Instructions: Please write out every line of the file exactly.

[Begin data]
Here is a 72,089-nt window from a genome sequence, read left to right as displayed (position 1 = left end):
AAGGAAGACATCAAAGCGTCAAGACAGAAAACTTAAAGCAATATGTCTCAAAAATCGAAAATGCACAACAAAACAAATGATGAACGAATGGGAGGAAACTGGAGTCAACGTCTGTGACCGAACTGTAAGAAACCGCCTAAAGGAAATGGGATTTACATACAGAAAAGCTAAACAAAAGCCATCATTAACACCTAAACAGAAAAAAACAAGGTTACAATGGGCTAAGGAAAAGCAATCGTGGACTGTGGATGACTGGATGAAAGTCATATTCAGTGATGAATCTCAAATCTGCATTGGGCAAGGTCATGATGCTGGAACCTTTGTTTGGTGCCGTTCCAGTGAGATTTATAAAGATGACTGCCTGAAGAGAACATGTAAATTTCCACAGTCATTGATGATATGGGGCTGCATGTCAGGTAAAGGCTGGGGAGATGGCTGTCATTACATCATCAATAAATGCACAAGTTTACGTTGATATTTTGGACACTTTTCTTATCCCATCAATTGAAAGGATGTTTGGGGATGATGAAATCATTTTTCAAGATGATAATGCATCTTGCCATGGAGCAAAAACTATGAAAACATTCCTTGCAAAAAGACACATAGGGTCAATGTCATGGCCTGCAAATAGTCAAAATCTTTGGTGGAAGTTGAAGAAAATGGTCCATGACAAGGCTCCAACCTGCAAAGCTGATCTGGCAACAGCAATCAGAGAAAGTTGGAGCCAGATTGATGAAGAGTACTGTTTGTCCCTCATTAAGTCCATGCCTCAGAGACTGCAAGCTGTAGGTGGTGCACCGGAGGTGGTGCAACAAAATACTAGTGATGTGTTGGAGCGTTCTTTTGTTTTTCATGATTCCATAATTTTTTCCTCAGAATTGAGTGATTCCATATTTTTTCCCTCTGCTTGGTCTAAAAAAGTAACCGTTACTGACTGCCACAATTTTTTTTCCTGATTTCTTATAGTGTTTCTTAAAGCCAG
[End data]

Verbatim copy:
Here is a 72,089-nt window from a genome sequence, read left to right as displayed (position 1 = left end):
AAGGAAGACATCAAAGCGTCAAGACAGAAAACTTAAAGCAATATGTCTCAAAAATCGAAAATGCACAACAAAACAAATGATGAACGAATGGGAGGAAACTGGAGTCAACGTCTGTGACCGAACTGTAAGAAACCGCCTAAAGGAAATGGGATTTACATACAGAAAAGCTAAACAAAAGCCATCATTAACACCTAAACAGAAAAAAACAAGGTTACAATGGGCTAAGGAAAAGCAATCGTGGACTGTGGATGACTGGATGAAAGTCATATTCAGTGATGAATCTCAAATCTGCATTGGGCAAGGTCATGATGCTGGAACCTTTGTTTGGTGCCGTTCCAGTGAGATTTATAAAGATGACTGCCTGAAGAGAACATGTAAATTTCCACAGTCATTGATGATATGGGGCTGCATGTCAGGTAAAGGCTGGGGAGATGGCTGTCATTACATCATCAATAAATGCACAAGTTTACGTTGATATTTTGGACACTTTTCTTATCCCATCAATTGAAAGGATGTTTGGGGATGATGAAATCATTTTTCAAGATGATAATGCATCTTGCCATGGAGCAAAAACTATGAAAACATTCCTTGCAAAAAGACACATAGGGTCAATGTCATGGCCTGCAAATAGTCAAAATCTTTGGTGGAAGTTGAAGAAAATGGTCCATGACAAGGCTCCAACCTGCAAAGCTGATCTGGCAACAGCAATCAGAGAAAGTTGGAGCCAGATTGATGAAGAGTACTGTTTGTCCCTCATTAAGTCCATGCCTCAGAGACTGCAAGCTGTAGGTGGTGCACCGGAGGTGGTGCAACAAAATACTAGTGATGTGTTGGAGCGTTCTTTTGTTTTTCATGATTCCATAATTTTTTCCTCAGAATTGAGTGATTCCATATTTTTTCCCTCTGCTTGGTCTAAAAAAGTAACCGTTACTGACTGCCACAATTTTTTTTCCTGATTTCTTATAGTGTTTCTTAAAGCCAG